Modern conveniences warm older, thin-blooded bodies that get daily exercise sitting and twiddling their thumbs. It’s lonely during a long-winter lock up, so you find a new hobby — watching temperatures drop on the Weather Channel. Layered fleece keep our outer bodies warm, but during this hibernation, our hearts desperately need a bit of warming, too.
Since friends moved south, or in seclusion like you are, you grind out the days waiting until the warm sun breaks through. To fill time you look out the window and watch the weather change. A few weeks ago, I noticed a new friend perched out there on top of a tall holly tree. It was loaded with clusters of bright-red berries spaced near perfectly amidst the shiny, dark-green leaves. That tree, contrasting with the long black trunks and limbs of surrounding taller trees, is one spot of cheer that refuses to disappear. From my second-story window, the top of the holly tree stands about 12-feet away where Mr. Mockingbird sits.
Although he does go roam, I think that tree is his home, because he never fails to return to his favorite place. When I go to that window several times each day, he’s usually there, and when he’s not, give him a little time. The best time one has is at his home. That must be why he returns there, and so do I.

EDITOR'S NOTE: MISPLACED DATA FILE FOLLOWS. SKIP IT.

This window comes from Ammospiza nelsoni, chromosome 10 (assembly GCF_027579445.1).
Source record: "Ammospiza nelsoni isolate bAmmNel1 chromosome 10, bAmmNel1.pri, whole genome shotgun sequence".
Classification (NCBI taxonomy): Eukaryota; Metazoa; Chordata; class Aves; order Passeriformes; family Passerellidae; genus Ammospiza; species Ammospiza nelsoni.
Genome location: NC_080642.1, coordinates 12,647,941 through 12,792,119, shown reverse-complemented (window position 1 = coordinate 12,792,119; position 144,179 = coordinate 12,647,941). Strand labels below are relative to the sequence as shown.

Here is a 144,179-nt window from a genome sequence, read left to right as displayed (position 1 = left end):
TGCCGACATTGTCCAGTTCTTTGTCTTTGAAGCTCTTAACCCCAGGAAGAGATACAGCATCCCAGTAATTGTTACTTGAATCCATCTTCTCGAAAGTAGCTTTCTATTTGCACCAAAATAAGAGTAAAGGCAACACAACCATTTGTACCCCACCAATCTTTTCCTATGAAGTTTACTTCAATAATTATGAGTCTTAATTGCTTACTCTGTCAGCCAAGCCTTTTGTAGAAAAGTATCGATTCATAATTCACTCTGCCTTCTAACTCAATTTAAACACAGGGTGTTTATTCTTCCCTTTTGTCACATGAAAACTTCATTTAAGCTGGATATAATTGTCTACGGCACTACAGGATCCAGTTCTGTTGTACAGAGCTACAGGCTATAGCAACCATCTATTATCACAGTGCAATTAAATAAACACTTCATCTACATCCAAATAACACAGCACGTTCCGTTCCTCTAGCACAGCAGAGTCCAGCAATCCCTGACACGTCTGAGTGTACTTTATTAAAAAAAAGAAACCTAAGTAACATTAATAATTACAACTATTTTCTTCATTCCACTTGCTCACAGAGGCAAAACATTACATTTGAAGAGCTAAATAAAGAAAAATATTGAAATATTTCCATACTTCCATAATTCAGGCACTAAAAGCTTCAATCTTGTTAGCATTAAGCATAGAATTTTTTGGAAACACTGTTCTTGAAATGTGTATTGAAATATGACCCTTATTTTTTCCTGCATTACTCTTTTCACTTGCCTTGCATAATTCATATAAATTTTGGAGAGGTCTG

From my window, I see him, but his window is a wider expanse, unrestrained by the barriers we place on ourselves. I wonder if he wonders. What does he know, and what do I? He seems to be contemplating his base while surveying the surrounding space, seeing a different world with eyes that penetrate. What does he see, and what do I? With confidence, he’s proud of his vast place. I see winter’s blend, revealing that soon will appear an imminent warming trend.